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Ramadan explained: Why Muslims fast at this time

October 14, 2006|by Stanley Niamatali

Last Monday, I was in TJ Max with my 3-year-old son when I decided to get some marzipan. As I walked with him to the car, I opened the package and offered him one of the colorful confections and was ready to try one, two or three when I realized I was fasting. This is the month of Ramadan - the month where Muslims fast between dawn and sunrise.

As I drove home, I realized it is simple to live life without having to abstain from food and drink. However, I felt a great satisfaction in my hunger because I was fasting not only for Allah, the Giver of Life and Master of the Day of Judgment, but for myself.

This month of Ramadan offers a shield against our weaker self. I and other Muslims refrain from the pleasures of this world because we believe in Allah, the Everlasting. We make a conscious effort to control our physical and emotional needs. At sunset, after we have broken our fast, many of us go to the mosque.

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In the mosque, we pray and confirm our belief in the Hereafter as we recite the words of Allah, the Source of Peace, as they were revealed to Prophet Mohammed, and preserved in the Holy Qur'an.

Most of the Qur'an was revealed during the month of Ramadan. By reciting the Qur'an, we enter that sacred time as we link ourselves through generations in the same actions of worship and remembrance. And while this ritual is a requisite for Ramadan, this month is more than a ritual. It is grounded in actions that involve fasting and the paying of Zakah.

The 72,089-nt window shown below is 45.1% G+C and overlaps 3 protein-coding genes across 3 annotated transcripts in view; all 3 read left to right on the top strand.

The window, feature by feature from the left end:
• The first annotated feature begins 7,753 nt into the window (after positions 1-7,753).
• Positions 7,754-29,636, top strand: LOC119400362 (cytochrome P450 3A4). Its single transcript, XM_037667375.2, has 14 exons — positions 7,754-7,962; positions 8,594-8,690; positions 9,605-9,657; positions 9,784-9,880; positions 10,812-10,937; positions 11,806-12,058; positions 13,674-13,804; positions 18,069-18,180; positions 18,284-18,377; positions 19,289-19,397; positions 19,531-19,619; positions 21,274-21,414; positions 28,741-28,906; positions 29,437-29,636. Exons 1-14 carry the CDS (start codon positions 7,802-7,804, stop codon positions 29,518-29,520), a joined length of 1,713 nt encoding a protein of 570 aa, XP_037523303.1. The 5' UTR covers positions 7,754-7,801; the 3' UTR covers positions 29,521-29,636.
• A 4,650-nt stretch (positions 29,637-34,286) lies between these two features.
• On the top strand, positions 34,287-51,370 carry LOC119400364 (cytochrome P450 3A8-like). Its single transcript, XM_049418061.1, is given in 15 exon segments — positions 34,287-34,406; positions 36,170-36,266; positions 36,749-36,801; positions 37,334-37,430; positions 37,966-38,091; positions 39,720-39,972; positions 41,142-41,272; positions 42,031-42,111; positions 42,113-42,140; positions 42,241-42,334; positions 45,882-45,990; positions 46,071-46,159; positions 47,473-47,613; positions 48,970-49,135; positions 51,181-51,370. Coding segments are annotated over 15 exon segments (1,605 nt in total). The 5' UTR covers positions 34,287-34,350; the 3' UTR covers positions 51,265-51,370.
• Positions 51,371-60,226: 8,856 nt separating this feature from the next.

Zakah may be interpreted as the purifying dues of our earnings and are of two types. The first is approximately $13 for each member of a household if the family can afford the payment. The second type of Zakah is the equivalent of 2 1/2 percent of our savings and includes 2 percent of the value of our jewelry.

Zakah is to be distributed to the needy. It is important to note that Zakah is not alms that are being given to the poor. Zakah rightfully belongs to the needy.

This concept frees the beneficiaries from being beholden to anyone other than Allah, the Lord of Majesty and Bounty. It is important that Zakah be paid before the end of Ramadan for its distribution is one of the first acts that follow celebration of Eid al-Fitr, a day Muslims are forbidden to fast.

Eid al-Fitr is observed by a prayer and sermon where Muslims leave their work and businesses to show that this day is more important than any of our worldly endeavors. It does not end with a celebration of indulgence.

And even though this month may be regarded as austere, Eid al-Fitr may be celebrated with music. I look forward to these days when we will celebrate and count the blessings of Allah, the Appreciative, whose bounty and mercy is for all mankind.




Stanley Niamatali is a professor at Montgomery College, lives in Martinsburg, W.Va., and is a member of the Islamic Center of Southern Maryland.

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